in updates to these records, it unsubscribes. in receiving further updates to these records, it unsubscribes.
The DNS Push Notification server for a zone is any server capable The DNS Push Notification server for a zone is any server capable
of generating the correct change notifications for a name. of generating the correct change notifications for a name.
It may be a master, slave, or stealth name server [RFC7719]. It may be a master, slave, or stealth name server [RFC7719].
Consequently, the "_dns-push-tls._tcp.<zone>" SRV record for a Consequently, the "_dns-push-tls._tcp.<zone>" SRV record for a
zone MAY reference the same target host and port as that zone's zone MAY reference the same target host and port as that zone's
"_dns-update-tls._tcp.<zone>" SRV record. When the same target host "_dns-update-tls._tcp.<zone>" SRV record. When the same target host
and port is offered for both DNS Updates and DNS Push Notifications, and port is offered for both DNS Updates and DNS Push Notifications,
a client MAY use a single TCP connection to that server for both DNS a client MAY use a single TCP connection to that server for both DNS
Updates and DNS Push Notification Queries. Updates and DNS Push Notification Queries.
skipping to change at page 5, line 19 skipping to change at page 6, line 4
received with the RD bit set, matching records for names falling received with the RD bit set, matching records for names falling
within the server's zones should be returned with the RA (Recursion within the server's zones should be returned with the RA (Recursion
Available) bit clear. If the query is for a name not in the server's Available) bit clear. If the query is for a name not in the server's
zone, an error with RCODE NOTAUTH (Not Authoritative) should be zone, an error with RCODE NOTAUTH (Not Authoritative) should be
returned. returned.
DNS Push Notification clients are NOT required to implement DNS DNS Push Notification clients are NOT required to implement DNS
Update Prerequisite processing. Prerequisites are used to perform Update Prerequisite processing. Prerequisites are used to perform
tentative atomic test-and-set type operations when a client updates tentative atomic test-and-set type operations when a client updates
records on a server, and that concept has no applicability when it records on a server, and that concept has no applicability when it
comes to an authoritative server informing a client of changes to DNS comes to an authoritative server unilaterally informing a client of
records. changes to DNS records.
This DNS Push Notification specification includes support for DNS This DNS Push Notification specification includes support for DNS
classes, for completeness. However, in practice, it is anticipated classes, for completeness. However, in practice, it is anticipated
that for the foreseeable future the only DNS class in use will be DNS that for the foreseeable future the only DNS class in use will be DNS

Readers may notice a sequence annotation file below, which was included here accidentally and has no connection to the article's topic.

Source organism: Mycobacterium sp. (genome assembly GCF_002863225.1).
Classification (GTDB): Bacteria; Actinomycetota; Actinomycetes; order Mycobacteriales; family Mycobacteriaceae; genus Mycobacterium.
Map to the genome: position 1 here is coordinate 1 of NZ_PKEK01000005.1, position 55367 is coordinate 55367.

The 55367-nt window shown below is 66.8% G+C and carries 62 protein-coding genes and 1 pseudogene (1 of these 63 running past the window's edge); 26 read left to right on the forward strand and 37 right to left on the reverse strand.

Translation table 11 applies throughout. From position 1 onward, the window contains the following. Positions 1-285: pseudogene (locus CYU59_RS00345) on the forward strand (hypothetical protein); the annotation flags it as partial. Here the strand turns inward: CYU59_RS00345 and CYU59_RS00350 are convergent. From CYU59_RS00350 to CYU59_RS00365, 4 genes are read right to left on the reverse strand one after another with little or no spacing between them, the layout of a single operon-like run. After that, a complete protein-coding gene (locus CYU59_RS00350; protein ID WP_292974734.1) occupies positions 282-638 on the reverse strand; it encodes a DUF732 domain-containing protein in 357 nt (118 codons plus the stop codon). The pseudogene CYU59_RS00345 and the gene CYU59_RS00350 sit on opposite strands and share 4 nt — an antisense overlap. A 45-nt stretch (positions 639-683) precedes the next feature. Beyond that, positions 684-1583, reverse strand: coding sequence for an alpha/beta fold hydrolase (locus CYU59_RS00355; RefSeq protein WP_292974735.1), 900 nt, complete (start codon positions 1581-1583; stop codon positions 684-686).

class "IN", as is the reality today with existing DNS servers and class "IN", as is the reality today with existing DNS servers and
clients. A DNS Push Notification server MAY choose to implement only clients. A DNS Push Notification server MAY choose to implement only
DNS class "IN". If messages are received for a class other than DNS class "IN". If messages are received for a class other than
"IN", and that class is not supported, an error with RCODE NOTIMPL "IN", and that class is not supported, an error with RCODE NOTIMPL
(Not Implemented) should be returned. (Not Implemented) should be returned.
DNS Push Notifications impose less load on the responding server than DNS Push Notifications impose less load on the responding server than
rapid polling would, but Push Notifications do still have a cost, so rapid polling would, but Push Notifications do still have a cost, so
DNS Push Notification clients must not recklessly create an excessive DNS Push Notification clients must not recklessly create an excessive
number of Push Notification subscriptions. A subscription should number of Push Notification subscriptions. Specifically:
only be active when there is a valid reason to need live data (for
example, an on-screen display is currently showing the results to the
user) and the subscription SHOULD be cancelled as soon as the need
for that data ends (for example, when the user dismisses that
display). Implementations MAY want to implement idle timeouts, so
that if the user ceases interacting with the device, the display
showing the result of the DNS Push Notification subscription is
automatically dismissed after a certain period of inactivity. For
example, if a user presses the "Print" button on their smartphone,
and then leaves the phone showing the printer discovery screen until
the phone goes to sleep, then the printer discovery screen should be
automatically dismissed as the device goes to sleep. If the user
does still intend to print, this will require them to press the
"Print" button again when they wake their phone up.
A DNS Push Notification client must not routinely keep a DNS Push (a) A subscription should only be active when there is a valid reason
Notification subscription active 24 hours a day, 7 days a week, just to need live data (for example, an on-screen display is currently
to keep a list in memory up to date so that if the user does choose showing the results to the user) and the subscription SHOULD be